Cancer and Anemia (low blood iron)
If you’re a cancer patient who has gone through conventional treatment such as surgery, chemotherapy and radiation it is likely you have experienced low iron levels at some point and maybe you still do.
Anemia is quite common even in the general population and it is estimated that as much as 25% of the world’s population anemic. In the “European Cancer Anaemia Survey”39 % of cancer patients were anemic at baseline when they were included in the survey. In those receiving chemotherapy, incidence of anemia was noted in 67 % of patients at some point during a 6 month surveillance phase.
Some very common symptoms of Anemia are:
- Weakness and fatigue
- Shortness of breath
- Sore tongue or bleeding gums
- Always cold
- Nausea and loss of appetite
- Faintness and dizziness
- Confusion and dementia
- Rapid or irregular heart beat (palpitations)
- Heart failure (in severe, chronic cases)
Anemia is characterized by a decrease in the amount of red blood cells and a decrease in the capacity of red blood cells to transport oxygen. Iron is an important trace element and plays a vital role in oxygen metabolism, uptake, and electron transport in mitochondria, energy metabolism, muscle function, and hematopoiesis (the process of creating new blood cells). Therefore iron is essential for physical functioning and wellbeing.
In cancer patients maintaining or increasing the oxygen-carrying capacity of blood cannot be overemphasized and may be the single most important factor in determining whether chemotherapy is successful.
In low oxygen environments cancer cells respond by sending out growth signals that result in increased angiogenesis (blood vessel growth). This oxygen deprivation also causes cancer cells to express other survival factors that make them highly resistant to the toxic effects of chemotherapy. It is a recognized fact that a low-oxygen environment (hypoxia) encourages tumor growth. If nothing else correcting hypoxia could hugely improve the odds of long-term survival.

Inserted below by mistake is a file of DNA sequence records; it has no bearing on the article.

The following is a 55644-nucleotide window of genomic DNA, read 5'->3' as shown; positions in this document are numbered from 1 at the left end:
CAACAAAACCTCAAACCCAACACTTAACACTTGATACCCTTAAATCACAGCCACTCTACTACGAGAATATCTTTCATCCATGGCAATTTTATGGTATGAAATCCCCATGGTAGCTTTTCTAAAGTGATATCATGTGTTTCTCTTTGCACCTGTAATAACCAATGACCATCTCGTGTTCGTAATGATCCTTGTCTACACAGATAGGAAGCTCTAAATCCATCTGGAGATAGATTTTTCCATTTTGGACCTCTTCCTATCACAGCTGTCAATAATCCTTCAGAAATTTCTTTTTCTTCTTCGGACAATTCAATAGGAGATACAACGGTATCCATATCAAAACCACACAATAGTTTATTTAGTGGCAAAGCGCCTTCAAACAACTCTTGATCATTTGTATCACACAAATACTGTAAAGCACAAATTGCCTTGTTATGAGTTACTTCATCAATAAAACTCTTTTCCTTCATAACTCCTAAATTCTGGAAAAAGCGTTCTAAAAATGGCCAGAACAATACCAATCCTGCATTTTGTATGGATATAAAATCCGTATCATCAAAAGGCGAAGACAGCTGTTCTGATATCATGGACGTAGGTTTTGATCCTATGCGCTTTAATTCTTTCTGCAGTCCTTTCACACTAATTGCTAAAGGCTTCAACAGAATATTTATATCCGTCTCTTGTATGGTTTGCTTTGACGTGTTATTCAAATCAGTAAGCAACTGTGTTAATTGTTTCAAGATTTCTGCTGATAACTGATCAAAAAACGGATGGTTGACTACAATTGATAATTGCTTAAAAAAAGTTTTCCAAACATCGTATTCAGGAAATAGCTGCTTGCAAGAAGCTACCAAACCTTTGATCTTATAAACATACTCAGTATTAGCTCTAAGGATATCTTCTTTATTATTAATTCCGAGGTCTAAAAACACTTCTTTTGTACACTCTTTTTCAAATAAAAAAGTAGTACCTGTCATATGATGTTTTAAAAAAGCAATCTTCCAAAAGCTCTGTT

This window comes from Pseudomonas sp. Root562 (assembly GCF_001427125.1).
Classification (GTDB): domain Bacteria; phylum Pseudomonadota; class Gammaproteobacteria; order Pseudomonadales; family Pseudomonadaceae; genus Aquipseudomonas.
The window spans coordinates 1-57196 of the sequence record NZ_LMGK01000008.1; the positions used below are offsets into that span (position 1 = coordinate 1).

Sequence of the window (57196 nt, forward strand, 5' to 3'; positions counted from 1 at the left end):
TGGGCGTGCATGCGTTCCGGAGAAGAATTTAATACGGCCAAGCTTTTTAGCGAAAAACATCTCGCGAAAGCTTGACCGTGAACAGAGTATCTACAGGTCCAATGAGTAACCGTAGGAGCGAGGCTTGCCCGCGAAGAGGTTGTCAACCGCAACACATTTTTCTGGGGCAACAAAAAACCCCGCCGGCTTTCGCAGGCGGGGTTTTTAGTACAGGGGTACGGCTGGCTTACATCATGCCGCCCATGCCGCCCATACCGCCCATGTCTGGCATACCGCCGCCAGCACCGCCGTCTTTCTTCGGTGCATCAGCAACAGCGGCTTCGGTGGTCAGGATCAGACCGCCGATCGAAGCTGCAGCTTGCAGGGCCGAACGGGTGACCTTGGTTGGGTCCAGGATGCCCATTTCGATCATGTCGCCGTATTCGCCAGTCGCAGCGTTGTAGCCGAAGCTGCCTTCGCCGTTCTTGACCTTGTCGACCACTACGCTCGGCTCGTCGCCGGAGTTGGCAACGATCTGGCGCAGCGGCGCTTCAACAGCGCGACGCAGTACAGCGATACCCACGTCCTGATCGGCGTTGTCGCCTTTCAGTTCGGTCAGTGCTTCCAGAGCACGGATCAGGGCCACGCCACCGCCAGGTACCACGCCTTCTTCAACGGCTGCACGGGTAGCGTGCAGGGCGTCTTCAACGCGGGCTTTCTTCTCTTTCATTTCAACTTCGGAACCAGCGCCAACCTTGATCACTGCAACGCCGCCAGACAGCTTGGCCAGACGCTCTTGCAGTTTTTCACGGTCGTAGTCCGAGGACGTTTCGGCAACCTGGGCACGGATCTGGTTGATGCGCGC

Individuals should ask their doctor to test their iron levels regularly especially during treatment and in cases where a patient does not have their hematocrit and hemoglobin in the upper third of the normal range drugs such as Procrit (or Epogen) should be considered to attain these levels. Another FDA approved drug called Aranesp, also an erythropoietin agent, allows dosing every 2 weeks instead of weekly injections.
Unfortunately, many oncologists see low blood counts as normal in cancer patients and are hesitant to prescribe Procrit as it is an expensive drug and most insurance companies refuse to pay for it unless a patient is severely anemic (<10g/dL). Remember a cancer patient should aim to have levels in the high upper third range of normal for hematocrit and hemoglobin.
As a cancer patient eating a high quality, whole food diet, is essential to attaining all the vital nutrients your body needs to keep your immune system functioning optimally. Incorporate as many of these foods into your diet making sure they are organic as much as possible especially soy products such as tofu and tempeh.
Some of the best plant sources of iron include:
- Legumes: lentils, soybeans, tofu, tempeh, lima beans
- Grains: quinoa, fortified cereals, brown rice, oatmeal, whole grains
- Nuts and seeds: pumpkin, squash, pine, pistachio, sunflower, cashews, un-hulled sesame
- Vegetables: tomato sauce, Swiss chard, collard greens, dark green leafy vegetables (spinach should be lightly steamed and used in moderation due to oxalates.
Other: blackstrap molasses, prune juice
Best ways to absorb iron:
- Eat iron rich foods throughout the day
- Use cast iron cookware
- Eat non-heme (non-animal) iron foods with high quality vitamin C to increase absorption. Take vitamin C to bowel tolerance meaning when stools become lose you decrease slightly. As most of us are deficient the normal adult should take at least 3000mg daily. If you are a smoker, even more.
- Eat iron rich foods or supplements away from dairy products. Dairy products decrease iron absorption. Caseins from milk and certain forms of calcium inhibit iron absorption.
- Avoid coffee and tea when eating iron rich foods http://ajcn.nutrition.org/content/37/3/416.abstract
Please note that even if you haven’t had chemotherapy there is still a good chance your iron levels could be low due to other factors such as medications, gut bacterial overgrowth, malabsorption, unknown gluten or food sensitives and more. Therefore it is always important to have your levels checked and address properly.
If you are a cancer patient, either current or in recovery, speaking with a qualified Holistic Nutritionist trained in Nutritional Oncology can be critical to your recovery and avoiding recurrence.
National Association of Professional Cancer Coaches manual